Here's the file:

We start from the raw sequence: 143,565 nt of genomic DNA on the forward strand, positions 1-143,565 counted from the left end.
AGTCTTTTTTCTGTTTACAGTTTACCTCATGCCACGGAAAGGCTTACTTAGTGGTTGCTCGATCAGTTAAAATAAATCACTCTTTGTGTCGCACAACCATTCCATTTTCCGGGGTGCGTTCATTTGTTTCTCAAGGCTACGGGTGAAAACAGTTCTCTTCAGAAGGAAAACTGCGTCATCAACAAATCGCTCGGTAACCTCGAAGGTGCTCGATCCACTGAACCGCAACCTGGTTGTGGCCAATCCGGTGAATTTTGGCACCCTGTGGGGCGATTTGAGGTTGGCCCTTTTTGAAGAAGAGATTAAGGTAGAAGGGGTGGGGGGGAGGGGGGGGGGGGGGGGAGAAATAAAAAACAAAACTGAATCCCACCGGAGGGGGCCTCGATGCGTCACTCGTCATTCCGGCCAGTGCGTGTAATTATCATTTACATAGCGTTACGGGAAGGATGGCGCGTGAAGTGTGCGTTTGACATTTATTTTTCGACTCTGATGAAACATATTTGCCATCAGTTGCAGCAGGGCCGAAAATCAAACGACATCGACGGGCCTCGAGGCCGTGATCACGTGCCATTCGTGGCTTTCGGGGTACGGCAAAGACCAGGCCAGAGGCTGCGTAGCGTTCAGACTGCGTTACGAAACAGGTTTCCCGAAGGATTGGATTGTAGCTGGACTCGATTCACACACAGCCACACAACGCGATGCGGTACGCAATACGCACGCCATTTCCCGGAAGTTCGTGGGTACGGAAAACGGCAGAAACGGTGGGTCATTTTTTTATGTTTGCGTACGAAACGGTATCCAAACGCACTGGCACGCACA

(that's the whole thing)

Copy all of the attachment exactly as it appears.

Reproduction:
We start from the raw sequence: 143,565 nt of genomic DNA on the forward strand, positions 1-143,565 counted from the left end.
AGTCTTTTTTCTGTTTACAGTTTACCTCATGCCACGGAAAGGCTTACTTAGTGGTTGCTCGATCAGTTAAAATAAATCACTCTTTGTGTCGCACAACCATTCCATTTTCCGGGGTGCGTTCATTTGTTTCTCAAGGCTACGGGTGAAAACAGTTCTCTTCAGAAGGAAAACTGCGTCATCAACAAATCGCTCGGTAACCTCGAAGGTGCTCGATCCACTGAACCGCAACCTGGTTGTGGCCAATCCGGTGAATTTTGGCACCCTGTGGGGCGATTTGAGGTTGGCCCTTTTTGAAGAAGAGATTAAGGTAGAAGGGGTGGGGGGGAGGGGGGGGGGGGGGGGAGAAATAAAAAACAAAACTGAATCCCACCGGAGGGGGCCTCGATGCGTCACTCGTCATTCCGGCCAGTGCGTGTAATTATCATTTACATAGCGTTACGGGAAGGATGGCGCGTGAAGTGTGCGTTTGACATTTATTTTTCGACTCTGATGAAACATATTTGCCATCAGTTGCAGCAGGGCCGAAAATCAAACGACATCGACGGGCCTCGAGGCCGTGATCACGTGCCATTCGTGGCTTTCGGGGTACGGCAAAGACCAGGCCAGAGGCTGCGTAGCGTTCAGACTGCGTTACGAAACAGGTTTCCCGAAGGATTGGATTGTAGCTGGACTCGATTCACACACAGCCACACAACGCGATGCGGTACGCAATACGCACGCCATTTCCCGGAAGTTCGTGGGTACGGAAAACGGCAGAAACGGTGGGTCATTTTTTTATGTTTGCGTACGAAACGGTATCCAAACGCACTGGCACGCACA